I recently came across RethinkDNS for Android. I have enabled it with the Adguard DNS-over-HTTPS (because the built- in Android feature Private DNS is DoT and in my experience gets blocked on many public networks). Then I have added some local filter lists in the Rethink app. I also use the firewall feature to block some apps from the network.
Rethink also can connect to a VPN via Wireguard. So you could for example connect to ProtonVPN through it. What happens if both the VPN and DNS are enabled in Rethink? Is that a bad idea because it means 2 instead of only 1 parties will see which servers you’re connecting to?
Also, addon question. On a ROM like GrapheneOS that exposes the Android
INTERNET permission in the settings, is there any point in using the firewall feature of Rethink instead of just removing the built in Internet permission?
I’ve not tried using both a 3rd party DNS provider and Wireguard together, but yeah you want to trust fewer parties if possible. From what I’ve read, it also makes your traffic more unique so it’s better to use the VPN’s DNS provider which probably already comes with some filtering of its own. Since you have local blocklists, you may not need Adguard.
I use Rethink because it gives you more granular firewall functionality and logging, I like the “isolate app” option which is default deny. It’s better to use Graphene’s built in firewall to block access altogether though.
Supplementing with this: Android | Madaidan's Insecurities
The point about Netguard and Afwall applies to Rethink too. Apps can use other apps (with mutual consent) or system APIs to get network access. Only Graphene’s built in permission is guaranteed to block everything.
If you do need to grant untrusted apps network access, installing as few apps as possible and as few proprietary apps as possible would reduce that risk. And sandboxing with Shelter or user profiles is the best way, but then you would maybe want to have Rethink on all of those.
ex-AOSP and rdns dev here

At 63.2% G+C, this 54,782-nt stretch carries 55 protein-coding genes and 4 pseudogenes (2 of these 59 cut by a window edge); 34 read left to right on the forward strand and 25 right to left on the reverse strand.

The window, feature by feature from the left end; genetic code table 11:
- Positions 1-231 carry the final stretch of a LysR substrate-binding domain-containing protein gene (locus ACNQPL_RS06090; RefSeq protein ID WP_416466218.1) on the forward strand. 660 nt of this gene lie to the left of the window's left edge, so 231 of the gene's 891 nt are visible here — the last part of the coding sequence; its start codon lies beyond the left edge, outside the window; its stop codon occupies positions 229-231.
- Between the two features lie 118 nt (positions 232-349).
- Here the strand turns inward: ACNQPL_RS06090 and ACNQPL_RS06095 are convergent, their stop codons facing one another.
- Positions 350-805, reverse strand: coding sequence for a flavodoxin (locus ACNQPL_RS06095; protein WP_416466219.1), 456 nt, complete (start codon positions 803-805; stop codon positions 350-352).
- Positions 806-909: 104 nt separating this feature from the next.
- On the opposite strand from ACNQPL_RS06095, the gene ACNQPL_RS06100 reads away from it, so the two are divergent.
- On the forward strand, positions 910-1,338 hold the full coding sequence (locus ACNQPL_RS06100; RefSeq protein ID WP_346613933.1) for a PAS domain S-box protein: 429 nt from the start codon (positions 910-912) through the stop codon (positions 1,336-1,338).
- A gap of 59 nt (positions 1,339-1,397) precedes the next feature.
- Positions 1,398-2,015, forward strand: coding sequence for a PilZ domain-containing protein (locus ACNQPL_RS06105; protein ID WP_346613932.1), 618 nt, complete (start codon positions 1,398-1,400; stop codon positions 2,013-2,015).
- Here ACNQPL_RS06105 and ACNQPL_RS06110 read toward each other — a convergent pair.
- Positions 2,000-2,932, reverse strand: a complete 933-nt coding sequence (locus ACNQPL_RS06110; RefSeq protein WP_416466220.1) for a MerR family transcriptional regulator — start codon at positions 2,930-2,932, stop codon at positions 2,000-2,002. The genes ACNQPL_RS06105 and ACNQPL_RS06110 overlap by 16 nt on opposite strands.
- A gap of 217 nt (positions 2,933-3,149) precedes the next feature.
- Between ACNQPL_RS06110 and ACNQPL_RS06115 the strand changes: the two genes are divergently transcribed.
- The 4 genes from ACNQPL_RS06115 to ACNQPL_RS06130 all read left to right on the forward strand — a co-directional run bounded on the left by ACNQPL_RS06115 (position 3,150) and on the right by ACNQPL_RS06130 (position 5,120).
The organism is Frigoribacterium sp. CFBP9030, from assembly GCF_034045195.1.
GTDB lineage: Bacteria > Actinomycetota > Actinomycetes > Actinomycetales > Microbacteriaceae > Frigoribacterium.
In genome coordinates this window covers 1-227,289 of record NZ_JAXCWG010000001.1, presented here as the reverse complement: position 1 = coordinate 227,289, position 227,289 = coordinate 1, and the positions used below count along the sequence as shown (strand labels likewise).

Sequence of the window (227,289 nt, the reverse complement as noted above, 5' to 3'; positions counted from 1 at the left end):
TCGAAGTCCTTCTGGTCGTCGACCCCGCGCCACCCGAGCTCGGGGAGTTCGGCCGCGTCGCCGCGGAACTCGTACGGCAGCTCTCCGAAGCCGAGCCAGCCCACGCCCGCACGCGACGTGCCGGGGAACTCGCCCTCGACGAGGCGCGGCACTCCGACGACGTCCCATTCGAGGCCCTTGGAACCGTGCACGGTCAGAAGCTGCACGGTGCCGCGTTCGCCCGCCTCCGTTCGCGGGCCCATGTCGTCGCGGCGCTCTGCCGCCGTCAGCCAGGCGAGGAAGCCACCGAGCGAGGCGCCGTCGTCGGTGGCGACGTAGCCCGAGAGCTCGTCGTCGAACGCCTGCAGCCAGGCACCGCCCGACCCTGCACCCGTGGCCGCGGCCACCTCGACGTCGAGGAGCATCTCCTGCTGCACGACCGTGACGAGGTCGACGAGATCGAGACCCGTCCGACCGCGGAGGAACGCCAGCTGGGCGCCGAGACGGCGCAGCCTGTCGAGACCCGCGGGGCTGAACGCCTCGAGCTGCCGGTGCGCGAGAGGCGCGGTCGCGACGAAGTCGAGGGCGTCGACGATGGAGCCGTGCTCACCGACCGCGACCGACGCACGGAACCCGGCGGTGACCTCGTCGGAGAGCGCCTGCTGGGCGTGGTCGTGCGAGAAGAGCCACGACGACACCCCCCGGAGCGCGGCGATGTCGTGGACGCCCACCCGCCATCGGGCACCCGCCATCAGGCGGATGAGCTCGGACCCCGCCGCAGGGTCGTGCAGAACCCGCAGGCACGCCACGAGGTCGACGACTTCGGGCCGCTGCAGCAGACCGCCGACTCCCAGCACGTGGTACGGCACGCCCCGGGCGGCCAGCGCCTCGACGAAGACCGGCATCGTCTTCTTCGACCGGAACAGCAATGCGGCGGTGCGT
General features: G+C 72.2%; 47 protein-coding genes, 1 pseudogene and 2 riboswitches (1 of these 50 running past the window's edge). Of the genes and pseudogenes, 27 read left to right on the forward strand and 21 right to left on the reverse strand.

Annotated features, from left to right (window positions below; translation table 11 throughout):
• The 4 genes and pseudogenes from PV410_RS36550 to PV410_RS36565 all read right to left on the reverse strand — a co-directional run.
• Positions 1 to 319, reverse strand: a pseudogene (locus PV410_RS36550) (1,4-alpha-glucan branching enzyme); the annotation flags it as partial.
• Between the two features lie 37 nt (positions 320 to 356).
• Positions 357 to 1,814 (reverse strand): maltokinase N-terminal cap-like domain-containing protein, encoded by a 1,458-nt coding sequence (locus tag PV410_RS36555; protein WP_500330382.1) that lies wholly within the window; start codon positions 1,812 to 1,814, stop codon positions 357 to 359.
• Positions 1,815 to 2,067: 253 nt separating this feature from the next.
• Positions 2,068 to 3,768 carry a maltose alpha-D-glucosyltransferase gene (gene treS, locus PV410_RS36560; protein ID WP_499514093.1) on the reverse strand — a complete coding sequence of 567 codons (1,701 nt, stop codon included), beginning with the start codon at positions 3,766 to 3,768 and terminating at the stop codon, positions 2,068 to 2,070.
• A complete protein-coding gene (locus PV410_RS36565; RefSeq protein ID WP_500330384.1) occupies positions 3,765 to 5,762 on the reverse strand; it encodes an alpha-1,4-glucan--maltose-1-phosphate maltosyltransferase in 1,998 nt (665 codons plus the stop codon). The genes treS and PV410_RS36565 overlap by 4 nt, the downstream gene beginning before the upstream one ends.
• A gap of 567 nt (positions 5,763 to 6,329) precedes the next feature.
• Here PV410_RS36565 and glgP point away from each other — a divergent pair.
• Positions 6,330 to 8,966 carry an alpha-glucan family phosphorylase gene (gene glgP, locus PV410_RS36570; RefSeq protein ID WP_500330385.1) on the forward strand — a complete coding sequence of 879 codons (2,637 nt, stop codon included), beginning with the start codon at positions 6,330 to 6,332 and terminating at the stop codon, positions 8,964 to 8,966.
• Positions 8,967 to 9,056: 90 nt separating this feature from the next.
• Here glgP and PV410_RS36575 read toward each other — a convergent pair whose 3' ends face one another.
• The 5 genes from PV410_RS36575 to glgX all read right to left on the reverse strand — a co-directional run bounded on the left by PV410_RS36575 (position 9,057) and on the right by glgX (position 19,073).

I have answered this else where quite a few times, but here’s one for privacy-guides.
apps can use IPC to bypass such restrictions.
Only Graphene’s built in permission is guaranteed to block everything.
Well, apps can use IPC to bypass pretty much anything. To give you an example: An app that doesn’t have the
internet permission can still transfer data over audio (ex) or light signals. So, by that logic, even Graphene’s mitigation to remove
internet permission from the app falls flat on its face. I am not saying that ALL implementations are on equal footing, but that the IPC argument is so strong, that it’ll pretty much break every firewall you could come up with that’s not a Faraday’s cage. I mean, there’s a reason air-gapped PCs are even a thing in cybersecurity.
(btw, you should ask Madaidan’s if that article is up to date with the latest AOSP where DownloadManager in fact assumes the “identity” of the caller when executing download tasks, and if their assertions about DownloadManager acting as a “proxy” still hold).
You should also run the app in its own user or work profile to ensure that it cannot abuse third party apps either.
This statement strikes me as odd because if they were familiar with AOSP internals, they’d not have made it.
This is a valid concern, but not as severe… Either ways, starting next version,
v055b that’s due in a week or so, Rethink will tunnel any and all DNS traffic through WireGuard upstreams.
Could you expand on this (be more specifc) for those of us who are not familiar with AOSP internals.
Yeah I’m not sure what to do about apps bypassing network access altogether. I don’t think it’s something we’ll see in the wild much, but then again I could see Google sharing device identifiers via sound to get an idea of which other phones are nearby.
I’m guessing Madaian means that isolating apps that way keeps them from talking to other user installed apps. That would help with compartmentalizing trackers at least.
Also I’m a big fan of your project, I didn’t realize you were here too.
It is an odd thing to say because every installed app is already running in its own user. This is how it has been ever since I started working on AOSP (Gingerbread).
Also, other apps cannot really “abuse” other apps in any meaningful way without breaking the OS sandbox; and if an app is capable of doing so, Work Profile is not a sufficient security boundary.